Why would a router use the tunnel interface to route a packet if there is already a route between R1's s0/0/0 and R2's s0/0/1 interfaces (1.1.1.1 to 2.2.2.2)? That route has to exist in order for the routers to know about each other in the first place, so it's not like you could just restrict OSPF to the 10.1.x.x address range - because the routers would not be able to set up their tunnel in the first place; afer all, it has to have something to tunnel *through* - but Odom seems to have done exactly that with his restricted OSPF network configuration command. Does he have static routes that he isn't showing, or another OSPF area or something? In short, how do you set up a tunnel without advertising a route between R1 and R2's serial interfaces, and with that route, why would the router ever use the tunnel?

    OSPF has been enabled on the tunnel interface only, not the physical interface. So there should only be one route pointing to the tunnel interface. If you configure ospf on all interfaces network 0.0.0.0 255.255.255.255, then the route is learned via the tunnel and the physical. As i said before the tunnel comes up is there is a route to the tunnel destination, this route would have been configured statically. This route is limited to the 1.1.1.1 and 2.2.2.2 host address so it doesn't interfere with routing the 10.1.x.x network

    I'm simulating this with PacketTracer and the results are unfailingly frustrating. .
    Seriously in this day and age i cant understand why anybody would use PacketTracer, we have GNS3 now, its works with a real cisco image and is free.
    If you want to be a network engineer throw away PT and get GNS3.
    Help! I've stayed up all night banging my head against this wall and I've read the chapter front to back four times in a row... please tell me I'm missing something really basic that will make this very simple concept work?
    Bad idea, you would be surprised how many problems i've solved in my sleep, or quickly the next morning with a fresh head.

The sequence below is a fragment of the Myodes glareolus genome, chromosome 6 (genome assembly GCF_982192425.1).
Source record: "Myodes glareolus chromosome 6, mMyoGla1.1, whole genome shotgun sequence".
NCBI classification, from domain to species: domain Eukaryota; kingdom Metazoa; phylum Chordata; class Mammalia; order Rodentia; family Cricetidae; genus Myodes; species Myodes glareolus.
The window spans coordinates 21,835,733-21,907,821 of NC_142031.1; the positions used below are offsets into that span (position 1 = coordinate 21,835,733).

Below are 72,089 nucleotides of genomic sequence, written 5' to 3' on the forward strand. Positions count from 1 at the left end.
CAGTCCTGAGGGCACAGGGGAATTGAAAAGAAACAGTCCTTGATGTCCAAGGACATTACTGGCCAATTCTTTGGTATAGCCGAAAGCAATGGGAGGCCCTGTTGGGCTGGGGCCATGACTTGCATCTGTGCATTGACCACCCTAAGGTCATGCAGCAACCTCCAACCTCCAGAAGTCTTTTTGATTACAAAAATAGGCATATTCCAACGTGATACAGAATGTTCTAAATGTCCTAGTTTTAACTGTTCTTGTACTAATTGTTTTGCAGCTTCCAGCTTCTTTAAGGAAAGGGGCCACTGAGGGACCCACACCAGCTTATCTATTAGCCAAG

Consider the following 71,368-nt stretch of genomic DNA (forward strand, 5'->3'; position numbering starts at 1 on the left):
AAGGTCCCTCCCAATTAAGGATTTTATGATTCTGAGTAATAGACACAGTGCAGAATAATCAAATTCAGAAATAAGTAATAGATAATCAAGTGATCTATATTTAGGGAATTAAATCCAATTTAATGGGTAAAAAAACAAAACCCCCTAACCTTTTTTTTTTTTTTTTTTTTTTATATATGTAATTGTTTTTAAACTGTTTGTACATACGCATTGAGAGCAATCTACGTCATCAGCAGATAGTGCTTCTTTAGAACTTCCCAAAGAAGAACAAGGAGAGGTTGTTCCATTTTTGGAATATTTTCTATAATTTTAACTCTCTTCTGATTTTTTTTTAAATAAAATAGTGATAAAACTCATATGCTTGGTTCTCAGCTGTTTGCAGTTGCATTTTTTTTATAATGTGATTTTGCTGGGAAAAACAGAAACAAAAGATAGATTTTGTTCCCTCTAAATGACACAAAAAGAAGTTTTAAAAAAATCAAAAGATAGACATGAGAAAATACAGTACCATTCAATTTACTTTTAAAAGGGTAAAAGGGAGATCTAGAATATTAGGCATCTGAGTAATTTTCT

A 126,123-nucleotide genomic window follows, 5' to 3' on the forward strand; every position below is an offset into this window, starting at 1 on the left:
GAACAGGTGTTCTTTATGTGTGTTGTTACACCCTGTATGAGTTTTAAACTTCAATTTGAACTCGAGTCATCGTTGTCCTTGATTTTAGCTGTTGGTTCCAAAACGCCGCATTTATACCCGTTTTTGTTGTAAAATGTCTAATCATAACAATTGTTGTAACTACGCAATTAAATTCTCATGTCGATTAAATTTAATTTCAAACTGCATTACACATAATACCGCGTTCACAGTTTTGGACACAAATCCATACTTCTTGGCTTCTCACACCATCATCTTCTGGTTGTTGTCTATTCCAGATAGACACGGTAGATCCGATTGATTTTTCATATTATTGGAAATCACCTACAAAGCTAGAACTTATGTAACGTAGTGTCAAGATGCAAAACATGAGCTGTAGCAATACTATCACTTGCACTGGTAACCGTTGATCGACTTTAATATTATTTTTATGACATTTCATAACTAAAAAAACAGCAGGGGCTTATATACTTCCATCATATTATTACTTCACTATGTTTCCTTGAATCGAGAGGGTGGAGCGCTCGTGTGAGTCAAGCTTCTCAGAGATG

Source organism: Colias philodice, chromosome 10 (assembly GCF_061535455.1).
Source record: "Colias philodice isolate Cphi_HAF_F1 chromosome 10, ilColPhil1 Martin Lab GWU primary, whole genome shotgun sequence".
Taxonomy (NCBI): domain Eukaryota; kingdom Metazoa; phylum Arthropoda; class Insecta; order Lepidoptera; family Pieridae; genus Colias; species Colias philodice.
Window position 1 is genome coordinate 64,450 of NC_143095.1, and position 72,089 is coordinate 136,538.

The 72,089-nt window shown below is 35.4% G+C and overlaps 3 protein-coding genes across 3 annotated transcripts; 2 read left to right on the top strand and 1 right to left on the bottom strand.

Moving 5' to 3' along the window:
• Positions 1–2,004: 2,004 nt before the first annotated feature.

Networking, sometimes i love it, mostly i hate it.Its all about the $$$$
  • aftereffectoraftereffector Posts: 525Member
    Thanks for the quick and in-depth reply!

    So... I do indeed have to have routes for the physical interfaces. That would be easiest to do with a static route, right? I'm not too confident on multi-area OSPF - all my routing labs have just used the 0.0.0.0 255.255.255.255 shotgun blast method - but I suppose I could try the following on R1:
    R1(config)# [B]router ospf 1[/B]
    R1(config-router)# [B]network 10.1.0.0 0.0.255.255 area 0
    [/B]R1(config-router)# [B]network 2.0.0.0 0.255.255.255 area 0[/B]
    

    Would that accomplish establishing the tunnel while only routing traffic from 10.1.1.0/24 to 10.1.2.0/24?

    Regarding PacketTracer - I'd love to use GNS3 but I don't have an IOS image to play with (yet). It's annoying to learn new commands from the Odom book but not be able to use them in a lab, like seemingly half of the show commands and any modifiers to show running-config, but it's free...

    Again, thanks so much for your help! I've only been a member of this forum for a few days but it has already become my #1 resource for certs, networking help, and career advice.
    CCIE Security - this one might take a while...
  • EdTheLadEdTheLad Posts: 2,112Member ■■■■□□□□□□
    The reason you need routes for the physical interfaces is due to needing to have a route to the tunnel destination, i wouldnt call these routes to the physical interface, tr and understand how tunneling is working, you are adding a new header with an ip src and dst address. If your going to add a dest ip to a packet you should know how to get to that dest ip.

    This is not multi-area ospf, since we are just using area 0. You need to go back and learn wildcard masking, the ospf network statement is used to indicate which interfaces will run ospf, network 0.0.0.0 255.255.255.255 will eable ospf on every interface, network 10.1.3.1 0.0.0.0 will enable ospf on a single interface which has that ip address, network 10.1.0 0.0.255.255 will enable ospf on all interfaces which have an ip address with the first 16 bits 10.1.x.x.

    You don't need the network statement 2.0.0.0 0.255.255.255 area 0, why do you want to enable ospf on this interface, its not needed.

    Cisco IOS images are all over the internet, google and you will find lots of threads on GNS and locations for images.

    I think you are trying to run before you can walk, you are trying to learn advanced topics before you have a handle on the foundations. You need to go back and learn routing, how masks work. Then if you want to study about tunnels start off with static routing and when you are comfortable move to dynamic over tunnels. Then maybe look at the different tunnel encapsulation techniques ipip, ipsec etc.
    Networking, sometimes i love it, mostly i hate it.Its all about the $$$$
  • aftereffectoraftereffector Posts: 525Member
    I finally got it working! I was configuring my static routes wrong, no doubt due to staying up all night and my brain being fuzzy. I still wish Odom had been a little more explicit about the public routing config (or at least shown one of those lines in the running-config examples) but all's well that ends well... on to chapter 8, implementing OSPF for IPv4!
    CCIE Security - this one might take a while...